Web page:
By now the sun had emerged from behind the clouds and the day was brightening up. Moving on we entered an area of woodland that had suffered a bushfire. It was a slightly sobering experience as the area of trees affected was quite large but it wa fascinating to see how it wa regenerating. There was green growth in the understory and new shoots were emerging from the blackened eucalyptus trunks. The larger trees retained their uppermost leaves and provided some dappled shade while the smaller saplings beneath had kept only the dry, burnt leaves that signalled their demise.

Among the dessicated branches there was still birdlife foraging. We saw a lovely Eastern Spinebill in the higher canopy which was amazingly camouflaged in this tawny, orangey dappled world, while a New Holland Honeyeater came amazingly close overhead.

Continuing on our path, we came to a clearing out towards the peninsula where a rowdy gang of Yellow Tailed Black Cockatoos were feeding on the green seedpods of a type of Banksia, using their dextrous claws to hold the pod while stripping the seeds with their beaks.

Every now and then one would move to a different tree, prompting the rest to adjust their positions accordingly. Only in flight were their striking yellow tail feathers really evident.

We concluded our walk with a flutter of butterflies which were under the trees on the edge of the carpark and went for a lovely lunch in Huskisson before spending the afternoon enjoying some more of the local beaches.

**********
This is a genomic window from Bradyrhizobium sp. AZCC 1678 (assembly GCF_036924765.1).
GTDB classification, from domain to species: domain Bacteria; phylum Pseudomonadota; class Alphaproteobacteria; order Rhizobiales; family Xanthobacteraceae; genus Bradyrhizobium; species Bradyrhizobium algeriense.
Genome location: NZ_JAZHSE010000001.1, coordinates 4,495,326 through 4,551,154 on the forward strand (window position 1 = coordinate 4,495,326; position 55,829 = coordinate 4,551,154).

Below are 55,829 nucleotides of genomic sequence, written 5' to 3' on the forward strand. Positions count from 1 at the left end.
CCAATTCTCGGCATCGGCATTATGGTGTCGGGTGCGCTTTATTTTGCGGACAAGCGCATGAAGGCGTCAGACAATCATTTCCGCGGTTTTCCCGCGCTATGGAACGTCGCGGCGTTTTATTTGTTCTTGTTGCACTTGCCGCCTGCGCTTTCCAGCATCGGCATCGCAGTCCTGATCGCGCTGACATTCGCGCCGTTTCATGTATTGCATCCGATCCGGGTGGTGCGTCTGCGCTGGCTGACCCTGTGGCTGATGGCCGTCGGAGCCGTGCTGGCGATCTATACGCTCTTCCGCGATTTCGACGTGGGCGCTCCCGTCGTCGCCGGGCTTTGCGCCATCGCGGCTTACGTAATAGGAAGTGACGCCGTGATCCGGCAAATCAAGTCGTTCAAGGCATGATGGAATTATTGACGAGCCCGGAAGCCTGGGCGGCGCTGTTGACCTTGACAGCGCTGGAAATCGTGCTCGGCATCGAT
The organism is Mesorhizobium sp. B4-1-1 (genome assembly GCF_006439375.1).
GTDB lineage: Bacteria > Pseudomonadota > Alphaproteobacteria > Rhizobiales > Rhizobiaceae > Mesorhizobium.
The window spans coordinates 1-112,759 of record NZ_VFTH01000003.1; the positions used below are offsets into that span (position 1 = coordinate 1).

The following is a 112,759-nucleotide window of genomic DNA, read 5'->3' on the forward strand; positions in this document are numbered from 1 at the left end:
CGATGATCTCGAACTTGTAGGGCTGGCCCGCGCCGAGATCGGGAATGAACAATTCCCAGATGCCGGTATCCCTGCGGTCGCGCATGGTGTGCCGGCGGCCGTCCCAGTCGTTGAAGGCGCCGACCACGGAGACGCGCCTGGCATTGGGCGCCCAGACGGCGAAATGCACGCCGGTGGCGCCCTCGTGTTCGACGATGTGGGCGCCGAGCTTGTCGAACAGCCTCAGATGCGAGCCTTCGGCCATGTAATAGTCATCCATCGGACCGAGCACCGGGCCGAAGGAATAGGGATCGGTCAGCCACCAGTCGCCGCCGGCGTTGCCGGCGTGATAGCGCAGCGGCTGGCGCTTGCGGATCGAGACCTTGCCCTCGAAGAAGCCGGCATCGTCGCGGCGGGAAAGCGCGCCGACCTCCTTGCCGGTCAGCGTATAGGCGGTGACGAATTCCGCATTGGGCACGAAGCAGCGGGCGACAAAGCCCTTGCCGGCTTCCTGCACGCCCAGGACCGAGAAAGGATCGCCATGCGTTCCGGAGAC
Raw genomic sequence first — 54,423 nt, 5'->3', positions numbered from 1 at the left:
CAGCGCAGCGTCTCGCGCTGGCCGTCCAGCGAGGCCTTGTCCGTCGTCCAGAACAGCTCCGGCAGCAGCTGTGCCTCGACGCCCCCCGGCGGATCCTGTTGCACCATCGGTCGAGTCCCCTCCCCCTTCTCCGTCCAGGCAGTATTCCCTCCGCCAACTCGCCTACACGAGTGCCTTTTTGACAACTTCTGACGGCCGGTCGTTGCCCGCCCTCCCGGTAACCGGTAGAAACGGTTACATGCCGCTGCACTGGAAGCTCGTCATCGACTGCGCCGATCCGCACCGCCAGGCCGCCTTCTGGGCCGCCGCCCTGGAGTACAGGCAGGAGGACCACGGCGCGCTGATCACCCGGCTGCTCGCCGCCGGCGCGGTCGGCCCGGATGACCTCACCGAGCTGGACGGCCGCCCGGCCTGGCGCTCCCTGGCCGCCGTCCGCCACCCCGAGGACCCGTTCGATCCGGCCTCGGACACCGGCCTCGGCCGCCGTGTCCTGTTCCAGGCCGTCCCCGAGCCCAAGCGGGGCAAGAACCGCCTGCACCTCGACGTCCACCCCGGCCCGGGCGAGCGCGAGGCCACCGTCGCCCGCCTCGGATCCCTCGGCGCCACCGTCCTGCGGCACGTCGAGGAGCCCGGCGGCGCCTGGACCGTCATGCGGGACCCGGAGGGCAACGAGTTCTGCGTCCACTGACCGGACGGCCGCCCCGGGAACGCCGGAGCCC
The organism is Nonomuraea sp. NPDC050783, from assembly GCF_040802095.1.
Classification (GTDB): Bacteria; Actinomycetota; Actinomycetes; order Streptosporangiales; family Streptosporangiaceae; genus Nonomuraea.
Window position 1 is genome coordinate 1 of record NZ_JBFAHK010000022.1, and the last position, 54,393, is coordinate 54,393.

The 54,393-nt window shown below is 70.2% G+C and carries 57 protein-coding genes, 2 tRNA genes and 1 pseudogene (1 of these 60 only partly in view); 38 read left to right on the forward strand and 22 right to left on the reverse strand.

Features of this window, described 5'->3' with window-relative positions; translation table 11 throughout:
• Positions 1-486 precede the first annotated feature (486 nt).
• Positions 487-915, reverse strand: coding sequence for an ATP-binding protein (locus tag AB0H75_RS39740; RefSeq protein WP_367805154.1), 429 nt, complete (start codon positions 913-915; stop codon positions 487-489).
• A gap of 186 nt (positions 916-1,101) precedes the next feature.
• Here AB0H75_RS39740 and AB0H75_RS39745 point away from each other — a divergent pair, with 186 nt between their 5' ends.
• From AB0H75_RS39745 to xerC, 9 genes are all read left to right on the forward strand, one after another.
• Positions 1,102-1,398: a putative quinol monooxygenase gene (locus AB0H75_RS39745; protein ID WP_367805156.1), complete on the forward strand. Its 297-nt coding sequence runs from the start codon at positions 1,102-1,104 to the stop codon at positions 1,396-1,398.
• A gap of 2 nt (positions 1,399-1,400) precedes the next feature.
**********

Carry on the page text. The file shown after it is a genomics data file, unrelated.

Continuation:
The following day dawned bright and we decided to head out to the other end of Jervis Bay, aiming for Point Perpendicular. This is located on part of a military base and so you have to gain permission at the gates before entering. A rough, corrugated track then takes you the 8km to the end of the peninsula where the Point Perpendicular lighthouse stands proudly atop the cliff.

This spectacular spot not only gives a great view over the entrance to Jervis Bay but is also reputed to be a fantastic place from which to watch for cetaceans. This became my husband’s new mission in life and so we ventured carefully toward the edge for a better view.

Finding a safe spot to stand and scan the waves for telltale signs we settled in for a while to peer through binoculars in the hope of spotting something. I must admit I soon got a bit bored and wandered back into the bush behind to find things to photograph while he was happily occupied. There were some quite nice flowers, several I recognised as Banksia and Tea Tree species and several which were less familiar. I haven’t narrowed down this rather attractive and seemingly fluffy one but if anyone has any idea I’d be glad to hear!

I took a few more photos of flowers but I won’t bore you with them all. I did find a few with interesting critters on though so I’ll share one of those. This one is a rather nice dark purple beetle which was clearly enjoying its dinner.

There were also a number of robber flies around which hunt other insects. They were impressive beasts and I couldn’t resist a snap of a particularly smart one with red legs resting on a small dead twig.